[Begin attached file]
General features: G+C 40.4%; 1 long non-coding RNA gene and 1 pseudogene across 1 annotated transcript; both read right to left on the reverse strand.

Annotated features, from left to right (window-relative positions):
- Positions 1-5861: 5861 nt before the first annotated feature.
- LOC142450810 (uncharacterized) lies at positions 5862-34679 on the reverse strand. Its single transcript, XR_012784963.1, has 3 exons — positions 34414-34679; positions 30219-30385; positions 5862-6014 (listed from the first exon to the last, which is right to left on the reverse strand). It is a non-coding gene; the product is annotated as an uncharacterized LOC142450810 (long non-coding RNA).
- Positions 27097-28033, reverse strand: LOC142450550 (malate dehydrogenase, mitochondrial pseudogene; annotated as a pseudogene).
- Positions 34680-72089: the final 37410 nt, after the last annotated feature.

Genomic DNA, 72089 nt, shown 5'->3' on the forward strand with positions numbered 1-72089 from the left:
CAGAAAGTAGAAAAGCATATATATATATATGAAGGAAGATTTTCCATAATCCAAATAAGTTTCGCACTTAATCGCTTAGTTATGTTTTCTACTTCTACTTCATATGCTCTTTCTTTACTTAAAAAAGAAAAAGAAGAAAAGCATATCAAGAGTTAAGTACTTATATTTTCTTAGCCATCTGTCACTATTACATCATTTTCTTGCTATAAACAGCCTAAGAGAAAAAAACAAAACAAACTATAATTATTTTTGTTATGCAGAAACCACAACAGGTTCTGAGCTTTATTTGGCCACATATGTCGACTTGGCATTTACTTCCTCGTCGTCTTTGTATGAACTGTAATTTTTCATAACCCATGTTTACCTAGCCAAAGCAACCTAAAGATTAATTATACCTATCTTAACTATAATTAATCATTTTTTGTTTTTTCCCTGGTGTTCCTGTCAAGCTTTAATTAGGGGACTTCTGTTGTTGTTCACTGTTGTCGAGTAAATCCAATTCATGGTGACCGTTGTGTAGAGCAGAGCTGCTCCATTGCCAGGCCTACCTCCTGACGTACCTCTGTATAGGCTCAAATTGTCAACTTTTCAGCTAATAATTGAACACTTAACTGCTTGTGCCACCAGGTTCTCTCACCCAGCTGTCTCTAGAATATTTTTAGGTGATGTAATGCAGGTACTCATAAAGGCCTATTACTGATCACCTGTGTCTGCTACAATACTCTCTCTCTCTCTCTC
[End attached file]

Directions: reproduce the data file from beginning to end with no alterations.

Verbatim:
General features: G+C 40.4%; 1 long non-coding RNA gene and 1 pseudogene across 1 annotated transcript; both read right to left on the reverse strand.

Annotated features, from left to right (window-relative positions):
- Positions 1-5861: 5861 nt before the first annotated feature.
- LOC142450810 (uncharacterized) lies at positions 5862-34679 on the reverse strand. Its single transcript, XR_012784963.1, has 3 exons — positions 34414-34679; positions 30219-30385; positions 5862-6014 (listed from the first exon to the last, which is right to left on the reverse strand). It is a non-coding gene; the product is annotated as an uncharacterized LOC142450810 (long non-coding RNA).
- Positions 27097-28033, reverse strand: LOC142450550 (malate dehydrogenase, mitochondrial pseudogene; annotated as a pseudogene).
- Positions 34680-72089: the final 37410 nt, after the last annotated feature.

Genomic DNA, 72089 nt, shown 5'->3' on the forward strand with positions numbered 1-72089 from the left:
CAGAAAGTAGAAAAGCATATATATATATATGAAGGAAGATTTTCCATAATCCAAATAAGTTTCGCACTTAATCGCTTAGTTATGTTTTCTACTTCTACTTCATATGCTCTTTCTTTACTTAAAAAAGAAAAAGAAGAAAAGCATATCAAGAGTTAAGTACTTATATTTTCTTAGCCATCTGTCACTATTACATCATTTTCTTGCTATAAACAGCCTAAGAGAAAAAAACAAAACAAACTATAATTATTTTTGTTATGCAGAAACCACAACAGGTTCTGAGCTTTATTTGGCCACATATGTCGACTTGGCATTTACTTCCTCGTCGTCTTTGTATGAACTGTAATTTTTCATAACCCATGTTTACCTAGCCAAAGCAACCTAAAGATTAATTATACCTATCTTAACTATAATTAATCATTTTTTGTTTTTTCCCTGGTGTTCCTGTCAAGCTTTAATTAGGGGACTTCTGTTGTTGTTCACTGTTGTCGAGTAAATCCAATTCATGGTGACCGTTGTGTAGAGCAGAGCTGCTCCATTGCCAGGCCTACCTCCTGACGTACCTCTGTATAGGCTCAAATTGTCAACTTTTCAGCTAATAATTGAACACTTAACTGCTTGTGCCACCAGGTTCTCTCACCCAGCTGTCTCTAGAATATTTTTAGGTGATGTAATGCAGGTACTCATAAAGGCCTATTACTGATCACCTGTGTCTGCTACAATACTCTCTCTCTCTCTCTC